Tammy Duckworth once lived on food stamps when her father lost his job, and says she believes in the American dream. She says without public assistance, her family might have been stuck. That's why, Duckworth says, she’s running for Congress--to advocate for the people.
Duckworth is a war veteran, who lost both her legs in combat as a helicopter pilot. But her resulting disabilities didn’t impede her public service work; she became an advocate for the disabled and worked as the Director of the Illinois Department of Veterans Affairs, and ultimately as the Assistant Secretary of Public and Intergovernmental Affairs for the VA.
But she resigned from her position in June to run for the Democratic nomination in the 8th District. She hopes to beat fellow Democrat Raja Krishnamoorthi and face Tea Partier Joe Walsh in the general elections. But when she ran for Congress six years ago in the Republican-leaning 6th District, she narrowly lost to Peter Roskam by nearly 5,000 votes.
Chicago Tonight spoke with Tammy Duckworth to learn what’s different this time. And don’t forget to watch Duckworth alongside Krishnamoorthi for a special candidate forum on March 7, 2012, on Chicago Tonight at 7:00 pm. Excerpts:
1) What are the major issues that you see in your district?
It’s the economy, and it’s jobs. That’s clearly the central concern of all the constituencies I speak with, whether it’s individual voters or business owners. It’s about what we can do to get the economy moving again and what we can do to get employers to hire new workers and get workers to find jobs.
2) At this point, it appears Raja Krishnamoorthi has raised more money than you.
Well, he has, but he started a whole quarter before I did. I raised more money in two quarters than he did in three quarters. A lot of his money is general election money that he can’t spend in the primary. The big difference between us is that most of his donors are big donors, whereas most of my donors give me $100 or less. I have a bigger pool of lower dollar donors and he has a pool of higher dollar donors.
3) And recent polls indicate you’re in the lead in a variety of facets, including name recognition?
My name recognition is over 80 percent. That’s pretty remarkable because I haven’t been on the ballot since 2006, whereas Raja spent $1 million and was on the ballot in 2010, and his name recognition is still slow. For me, the name recognition is a fact that 59 percent of the primary voters would rather vote for me. And they say I have a better shot.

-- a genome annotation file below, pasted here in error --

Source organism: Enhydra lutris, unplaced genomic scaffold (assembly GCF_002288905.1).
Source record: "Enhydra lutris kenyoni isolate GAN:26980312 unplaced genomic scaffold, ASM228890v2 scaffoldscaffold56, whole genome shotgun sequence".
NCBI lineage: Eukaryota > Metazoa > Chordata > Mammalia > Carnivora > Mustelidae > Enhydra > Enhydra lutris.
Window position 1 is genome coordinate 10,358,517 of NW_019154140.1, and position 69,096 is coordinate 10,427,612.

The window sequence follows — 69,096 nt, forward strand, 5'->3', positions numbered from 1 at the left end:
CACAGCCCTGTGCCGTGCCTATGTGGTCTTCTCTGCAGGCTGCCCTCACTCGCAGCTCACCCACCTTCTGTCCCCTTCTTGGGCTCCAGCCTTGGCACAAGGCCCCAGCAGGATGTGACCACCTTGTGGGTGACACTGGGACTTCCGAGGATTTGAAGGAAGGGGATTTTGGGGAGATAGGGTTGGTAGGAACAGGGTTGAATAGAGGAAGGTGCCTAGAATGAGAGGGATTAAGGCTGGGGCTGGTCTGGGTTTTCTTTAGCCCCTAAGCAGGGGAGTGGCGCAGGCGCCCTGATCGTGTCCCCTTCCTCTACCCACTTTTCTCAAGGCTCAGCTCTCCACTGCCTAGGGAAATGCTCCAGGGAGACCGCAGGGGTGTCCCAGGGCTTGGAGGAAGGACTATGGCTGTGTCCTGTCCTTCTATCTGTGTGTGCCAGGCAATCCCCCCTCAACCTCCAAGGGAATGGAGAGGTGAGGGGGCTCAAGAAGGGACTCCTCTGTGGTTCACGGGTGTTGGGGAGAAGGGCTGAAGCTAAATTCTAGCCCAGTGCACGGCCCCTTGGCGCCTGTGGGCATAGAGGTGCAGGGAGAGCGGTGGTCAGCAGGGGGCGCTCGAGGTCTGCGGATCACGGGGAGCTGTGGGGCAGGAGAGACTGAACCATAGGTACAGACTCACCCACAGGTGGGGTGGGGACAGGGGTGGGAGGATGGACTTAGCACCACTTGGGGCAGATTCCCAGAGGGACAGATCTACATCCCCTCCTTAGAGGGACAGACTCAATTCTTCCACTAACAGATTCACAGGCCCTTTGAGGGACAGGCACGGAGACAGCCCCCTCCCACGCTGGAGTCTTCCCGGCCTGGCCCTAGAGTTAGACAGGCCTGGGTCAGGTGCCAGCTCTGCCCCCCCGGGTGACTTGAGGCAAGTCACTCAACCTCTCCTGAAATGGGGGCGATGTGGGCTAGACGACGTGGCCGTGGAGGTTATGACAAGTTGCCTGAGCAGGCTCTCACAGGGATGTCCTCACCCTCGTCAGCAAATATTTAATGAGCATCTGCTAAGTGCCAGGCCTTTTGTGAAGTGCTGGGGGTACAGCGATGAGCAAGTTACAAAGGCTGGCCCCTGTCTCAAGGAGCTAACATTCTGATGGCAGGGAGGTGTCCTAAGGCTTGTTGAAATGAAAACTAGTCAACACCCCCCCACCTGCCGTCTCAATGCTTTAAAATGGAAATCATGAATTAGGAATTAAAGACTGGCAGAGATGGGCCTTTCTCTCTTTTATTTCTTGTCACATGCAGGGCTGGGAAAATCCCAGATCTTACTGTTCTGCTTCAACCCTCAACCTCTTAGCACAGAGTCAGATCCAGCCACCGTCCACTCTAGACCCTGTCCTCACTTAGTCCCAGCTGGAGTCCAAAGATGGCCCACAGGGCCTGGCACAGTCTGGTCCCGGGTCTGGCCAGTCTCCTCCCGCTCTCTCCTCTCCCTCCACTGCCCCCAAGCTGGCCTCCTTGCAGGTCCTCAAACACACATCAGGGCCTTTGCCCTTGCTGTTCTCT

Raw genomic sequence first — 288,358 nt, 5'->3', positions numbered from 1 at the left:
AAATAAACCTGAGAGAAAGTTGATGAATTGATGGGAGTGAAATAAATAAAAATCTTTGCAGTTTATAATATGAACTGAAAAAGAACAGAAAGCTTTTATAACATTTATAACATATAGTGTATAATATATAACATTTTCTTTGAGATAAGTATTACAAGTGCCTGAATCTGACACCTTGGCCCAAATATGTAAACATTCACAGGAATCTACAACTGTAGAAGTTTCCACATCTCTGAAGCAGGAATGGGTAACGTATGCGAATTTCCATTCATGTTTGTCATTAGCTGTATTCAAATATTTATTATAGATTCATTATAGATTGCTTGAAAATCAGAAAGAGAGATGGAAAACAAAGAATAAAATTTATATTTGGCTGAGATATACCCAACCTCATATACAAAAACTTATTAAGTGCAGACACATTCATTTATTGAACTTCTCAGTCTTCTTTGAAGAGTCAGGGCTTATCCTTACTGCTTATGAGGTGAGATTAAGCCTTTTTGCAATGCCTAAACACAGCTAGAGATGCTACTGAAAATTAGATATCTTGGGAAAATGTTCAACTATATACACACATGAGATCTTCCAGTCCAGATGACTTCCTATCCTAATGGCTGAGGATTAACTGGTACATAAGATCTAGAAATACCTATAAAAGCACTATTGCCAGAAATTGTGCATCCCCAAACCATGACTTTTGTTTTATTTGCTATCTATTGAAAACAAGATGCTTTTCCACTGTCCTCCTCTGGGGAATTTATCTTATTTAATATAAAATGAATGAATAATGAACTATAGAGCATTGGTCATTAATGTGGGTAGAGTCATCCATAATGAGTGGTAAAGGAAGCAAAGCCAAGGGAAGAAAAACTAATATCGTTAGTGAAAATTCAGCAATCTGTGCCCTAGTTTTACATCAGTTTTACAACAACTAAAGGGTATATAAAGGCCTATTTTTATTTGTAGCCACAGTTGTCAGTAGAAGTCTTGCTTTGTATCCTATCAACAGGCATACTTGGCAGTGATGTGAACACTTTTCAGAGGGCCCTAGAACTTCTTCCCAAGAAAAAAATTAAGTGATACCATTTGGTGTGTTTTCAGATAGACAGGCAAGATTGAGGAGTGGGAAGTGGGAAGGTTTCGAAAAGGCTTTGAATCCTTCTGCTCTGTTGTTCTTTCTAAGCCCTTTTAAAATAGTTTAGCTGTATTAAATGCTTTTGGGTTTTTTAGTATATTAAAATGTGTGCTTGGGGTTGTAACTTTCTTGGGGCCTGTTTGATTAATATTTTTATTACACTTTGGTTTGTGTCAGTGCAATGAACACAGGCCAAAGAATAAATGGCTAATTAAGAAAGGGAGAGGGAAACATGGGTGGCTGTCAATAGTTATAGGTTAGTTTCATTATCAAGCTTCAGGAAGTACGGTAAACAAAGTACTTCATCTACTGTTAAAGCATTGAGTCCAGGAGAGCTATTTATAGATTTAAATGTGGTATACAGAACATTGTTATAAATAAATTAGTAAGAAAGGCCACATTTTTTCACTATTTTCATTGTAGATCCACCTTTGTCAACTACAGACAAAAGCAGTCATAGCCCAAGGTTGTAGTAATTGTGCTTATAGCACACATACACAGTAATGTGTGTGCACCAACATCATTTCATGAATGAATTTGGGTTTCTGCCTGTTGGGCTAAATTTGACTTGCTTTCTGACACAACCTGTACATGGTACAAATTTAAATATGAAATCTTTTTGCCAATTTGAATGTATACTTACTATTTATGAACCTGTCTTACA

4) Who has endorsed you?
I specifically have not asked for endorsement from state and local legislators because this is a federal race. I’ve specifically said, look, I’m not looking for an endorsement. You don’t need to mess around in a federal race. I know that Raja cares deeply about getting endorsements, even from people who are retired and don’t live in the state. But that’s not a policy we’re following. I do know he was very strategic in going to a lot of local leaders when he knew I was getting into the race. He was able to get a lot of endorsements before people realized I was going to be declared. I’ve talked to every leader in the districts and downstate, and 100 percent of the ones listed on Raja’s page say they look forward to my leadership. Melissa Bean is a good example. I wasn’t allowed to call her because of Hatch Act. [Hatch Act is a federal law that prevents federal civil servants from campaigning. At the time, Duckworth was employed by the Department of Veteran Affairs.] So when I was thinking about whether or not I was declaring to run, I was only allowed to tell certain people. But the most important endorsement is that of the voters.
5) If you win the primary and are the Democrat against Joe Walsh, what’s your strategy?
I think it’s talking about getting Washington back to work again. I think Walsh’s strategy has been to yell in a bullhorn a lot. I don’t think people yelling at bullhorns are going to get anything done. I’m going to offer practical solutions to people in the district. I’m going to get stuff done, just like I did with veteran’s issues and passing caregiver’s legislation. This is what I can do for you, the constituency. I will roll up my sleeves and work with this country as much as I can to get it moving again.
6) Can you beat Joe Walsh in the general election?
Well, the polls show that he loses to any generic Democrat by 35-49. This district has also changed significantly. About 55 percent of the district used to be in the old 6th District and it’s all the parts I won. I won Elk Grove Village, Addison, Bloomingdale and Streamwood, which are all in the district now. These are folks who already voted for me.
7) How do you feel about the Tea Party extremist?